How Do You Like Your Los Angeles Hip-Hop?
Though it gets far less credit than Atlanta, Los Angeles has become perhaps the most vibrant, diverse and consistently impressive hip-hop hub this decade. Atlanta — and its sonic offspring — may own the genre’s center, primary aesthetic approach and charts, but Los Angeles has nonetheless thrived by working two parallel tracks.Posted — Updated
Though it gets far less credit than Atlanta, Los Angeles has become perhaps the most vibrant, diverse and consistently impressive hip-hop hub this decade. Atlanta — and its sonic offspring — may own the genre’s center, primary aesthetic approach and charts, but Los Angeles has nonetheless thrived by working two parallel tracks.
On one hand, it emphasizes its core competencies, a commitment that’s clear on YG’s third album, “Stay Dangerous.” And on the other hand, it revels in lushness, owning its smooth funk legacy and extending it to the present day, as Buddy does on his debut album, “Harlan & Alondra.”
For the last five years, the 28-year-old Compton rapper YG has been distilling vintage-era Los Angeles gangster rap into cold steel. His two previous albums — “My Krazy Life,” from 2014, and the 2016 follow-up, “Still Brazy” — were great, or better than great, because YG sticks to first principles: bone-dry rhymes and pointed, spare production. He’s an unsentimental storyteller, and also an intuitive melodist. His hooks are consistently crisp and sticky.
Most crucially, “Stay Dangerous” (Def Jam) marks a reunion for YG with the producer DJ Mustard, whose buoyant post-hyphy productions made his earliest and sometimes most menacing songs (“My ______,” “Who Do You Love?”) still sound sprightly. DJ Mustard produced around half of this new album, and his chemistry with YG is intact, and necessary. The peak is “Too Brazy,” which both pulses and relaxes at the same time. “Too Cocky” features the signature DJ Mustard bell tones, which arrive in loose formation, knocking each other out like carefully fired pinballs. “Big Bank” is a tiptoeing dance, and “10 Times” is rowdy fun.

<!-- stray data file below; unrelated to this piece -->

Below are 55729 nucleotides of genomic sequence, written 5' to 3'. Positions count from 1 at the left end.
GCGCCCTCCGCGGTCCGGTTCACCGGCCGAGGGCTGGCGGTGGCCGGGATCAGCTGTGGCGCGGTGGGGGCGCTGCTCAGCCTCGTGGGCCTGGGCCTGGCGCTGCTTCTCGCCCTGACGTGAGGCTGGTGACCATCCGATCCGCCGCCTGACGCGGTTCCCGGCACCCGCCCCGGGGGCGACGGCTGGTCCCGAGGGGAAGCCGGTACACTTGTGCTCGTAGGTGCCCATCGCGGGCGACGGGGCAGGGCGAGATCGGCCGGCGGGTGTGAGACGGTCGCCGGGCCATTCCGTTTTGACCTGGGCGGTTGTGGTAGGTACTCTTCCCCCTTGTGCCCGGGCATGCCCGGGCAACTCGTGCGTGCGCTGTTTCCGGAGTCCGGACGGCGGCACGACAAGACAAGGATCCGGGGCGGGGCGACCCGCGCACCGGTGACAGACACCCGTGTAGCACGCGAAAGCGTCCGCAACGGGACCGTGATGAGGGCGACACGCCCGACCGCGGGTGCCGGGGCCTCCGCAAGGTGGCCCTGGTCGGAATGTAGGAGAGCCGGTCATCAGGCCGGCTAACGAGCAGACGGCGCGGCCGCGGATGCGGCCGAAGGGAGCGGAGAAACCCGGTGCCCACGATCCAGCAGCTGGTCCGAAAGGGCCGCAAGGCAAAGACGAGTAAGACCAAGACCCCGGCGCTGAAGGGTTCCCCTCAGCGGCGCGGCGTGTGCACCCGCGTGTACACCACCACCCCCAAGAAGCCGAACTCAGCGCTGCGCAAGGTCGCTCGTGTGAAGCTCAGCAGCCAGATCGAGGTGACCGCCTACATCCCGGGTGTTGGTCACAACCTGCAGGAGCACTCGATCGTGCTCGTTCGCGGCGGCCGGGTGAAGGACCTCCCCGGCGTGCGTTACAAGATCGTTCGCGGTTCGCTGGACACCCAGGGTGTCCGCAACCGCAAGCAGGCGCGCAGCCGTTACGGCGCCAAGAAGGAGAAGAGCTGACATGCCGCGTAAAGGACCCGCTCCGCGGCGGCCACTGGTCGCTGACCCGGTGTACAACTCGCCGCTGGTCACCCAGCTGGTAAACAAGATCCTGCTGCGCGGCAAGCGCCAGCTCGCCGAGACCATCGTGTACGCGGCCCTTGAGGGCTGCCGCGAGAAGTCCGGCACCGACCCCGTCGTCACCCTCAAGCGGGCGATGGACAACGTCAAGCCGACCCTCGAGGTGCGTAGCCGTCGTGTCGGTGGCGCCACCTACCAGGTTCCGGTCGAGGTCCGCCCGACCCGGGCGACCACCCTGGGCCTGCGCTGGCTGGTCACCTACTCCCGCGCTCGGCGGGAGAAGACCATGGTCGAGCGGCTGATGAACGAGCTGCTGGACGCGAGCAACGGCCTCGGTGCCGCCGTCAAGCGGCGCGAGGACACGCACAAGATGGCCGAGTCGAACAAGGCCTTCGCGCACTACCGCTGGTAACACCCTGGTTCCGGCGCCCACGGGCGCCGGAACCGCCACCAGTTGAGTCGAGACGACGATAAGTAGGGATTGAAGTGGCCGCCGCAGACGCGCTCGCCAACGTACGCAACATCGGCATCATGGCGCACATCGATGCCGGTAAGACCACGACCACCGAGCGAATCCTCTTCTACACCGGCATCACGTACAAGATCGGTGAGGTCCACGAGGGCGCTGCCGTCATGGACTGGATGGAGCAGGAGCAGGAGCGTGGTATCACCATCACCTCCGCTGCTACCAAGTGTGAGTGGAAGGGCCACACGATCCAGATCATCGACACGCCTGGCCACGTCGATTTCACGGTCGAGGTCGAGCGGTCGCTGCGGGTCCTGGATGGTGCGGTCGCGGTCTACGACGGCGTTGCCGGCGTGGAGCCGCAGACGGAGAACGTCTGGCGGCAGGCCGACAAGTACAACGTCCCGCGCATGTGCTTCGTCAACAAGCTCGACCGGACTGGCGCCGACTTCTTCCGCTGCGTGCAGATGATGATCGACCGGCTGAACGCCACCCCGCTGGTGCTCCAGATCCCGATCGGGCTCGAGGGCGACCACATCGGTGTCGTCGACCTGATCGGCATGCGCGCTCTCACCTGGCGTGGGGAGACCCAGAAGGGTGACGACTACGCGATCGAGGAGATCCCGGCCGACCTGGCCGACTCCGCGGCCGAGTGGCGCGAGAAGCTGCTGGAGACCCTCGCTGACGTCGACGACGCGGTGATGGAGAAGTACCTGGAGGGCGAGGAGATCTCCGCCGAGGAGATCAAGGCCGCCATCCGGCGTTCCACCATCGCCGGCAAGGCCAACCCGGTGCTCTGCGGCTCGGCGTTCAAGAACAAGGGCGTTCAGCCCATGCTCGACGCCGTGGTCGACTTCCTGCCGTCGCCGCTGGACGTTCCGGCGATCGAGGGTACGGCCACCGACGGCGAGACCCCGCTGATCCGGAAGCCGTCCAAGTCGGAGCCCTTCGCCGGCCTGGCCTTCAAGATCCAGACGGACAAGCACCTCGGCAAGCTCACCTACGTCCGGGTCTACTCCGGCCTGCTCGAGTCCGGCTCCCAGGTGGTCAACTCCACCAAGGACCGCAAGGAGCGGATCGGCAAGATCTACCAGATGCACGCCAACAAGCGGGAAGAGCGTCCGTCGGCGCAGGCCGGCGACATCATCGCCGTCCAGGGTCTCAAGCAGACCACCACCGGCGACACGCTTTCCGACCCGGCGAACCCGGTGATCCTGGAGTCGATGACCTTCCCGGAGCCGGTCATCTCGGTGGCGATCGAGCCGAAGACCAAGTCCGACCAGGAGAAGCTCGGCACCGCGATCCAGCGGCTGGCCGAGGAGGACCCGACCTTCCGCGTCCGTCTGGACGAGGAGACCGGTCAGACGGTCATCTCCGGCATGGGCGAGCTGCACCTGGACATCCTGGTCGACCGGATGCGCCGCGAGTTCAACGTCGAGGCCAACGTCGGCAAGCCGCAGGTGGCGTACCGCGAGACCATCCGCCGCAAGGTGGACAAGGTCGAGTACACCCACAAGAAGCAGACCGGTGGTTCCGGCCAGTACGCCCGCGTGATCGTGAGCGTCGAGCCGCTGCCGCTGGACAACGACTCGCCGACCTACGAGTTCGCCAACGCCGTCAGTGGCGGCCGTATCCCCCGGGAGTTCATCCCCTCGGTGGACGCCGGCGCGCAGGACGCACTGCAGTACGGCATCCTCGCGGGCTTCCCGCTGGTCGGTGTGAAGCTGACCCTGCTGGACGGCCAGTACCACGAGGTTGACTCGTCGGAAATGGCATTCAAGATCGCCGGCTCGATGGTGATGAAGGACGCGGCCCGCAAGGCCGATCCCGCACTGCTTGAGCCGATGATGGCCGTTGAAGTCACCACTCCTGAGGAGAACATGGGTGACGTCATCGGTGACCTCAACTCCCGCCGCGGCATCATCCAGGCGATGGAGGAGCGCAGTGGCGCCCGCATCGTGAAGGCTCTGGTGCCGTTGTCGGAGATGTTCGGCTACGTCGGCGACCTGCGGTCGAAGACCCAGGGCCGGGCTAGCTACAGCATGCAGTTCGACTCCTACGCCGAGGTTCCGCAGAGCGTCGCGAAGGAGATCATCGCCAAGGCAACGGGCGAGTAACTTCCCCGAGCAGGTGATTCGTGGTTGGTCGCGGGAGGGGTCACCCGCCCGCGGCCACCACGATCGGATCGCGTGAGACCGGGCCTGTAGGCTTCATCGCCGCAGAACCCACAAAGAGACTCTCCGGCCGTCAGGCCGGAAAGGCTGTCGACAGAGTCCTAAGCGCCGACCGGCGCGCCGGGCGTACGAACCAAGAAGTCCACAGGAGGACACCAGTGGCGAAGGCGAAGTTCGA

On that song, and elsewhere on this album, YG’s rapping is less staccato than it’s previously been, and at times he slips into a tone that’s part whine, part wheeze. Perhaps that’s because there is a great deal of anguish and disruption in his orbit. On “666” he thrills at being irresponsible — fast sex, fast cars, fast drugs, the usual — even as he assesses the damages.
YG is astute about how fame disorients your life. He closes this album with a disarmingly somber number, “Bomptown Finest,” an apologia and an apology for the ways in which his inner circle has been subjected to intense pressure. It’s a welcome slowing down after all that reckless speed.
Buddy, by contrast, lives in the slow lane. “Harlan & Alondra” (RCA), his first full-length album after about a decade of releases, shows just how effective this approach can be. Buddy, 24, both sings and raps — he’s strongest when he inflects his singing with some of the shape of his rapping — and on most of this album, he is a contemplative, empathetic narrator. On “Trouble on Central,” he sing-raps smoothly, with a sidelong reference to Skee-Lo’s “I Wish,” over a lithe funk production. (Key musical contributors on this album include Mike & Keys, Brody Brown and Roofeeo — Los Angeles studio stalwarts who team up on several tracks — and Terrace Martin, a frequent Kendrick Lamar collaborator and essential Los Angeles hybridizer.)
That song comes in the middle of a particularly impressive run: the shimmering “Legend,” which positions Buddy as an ethereal post-disco dreamboat; “The Blue,” a wistful slide that features Snoop Dogg (the one Los Angeles star who truly bridges the city’s two modes); and “Speechless,” which has the richness of late 1970s soul and the wisdom of late 1980s hip-hop. Like YG’s songs, Buddy’s music is full of small homages to the Los Angeles sounds of yesteryear. But while YG is polishing one idea until it shines blindingly, Buddy is crossing generations, building new paths.
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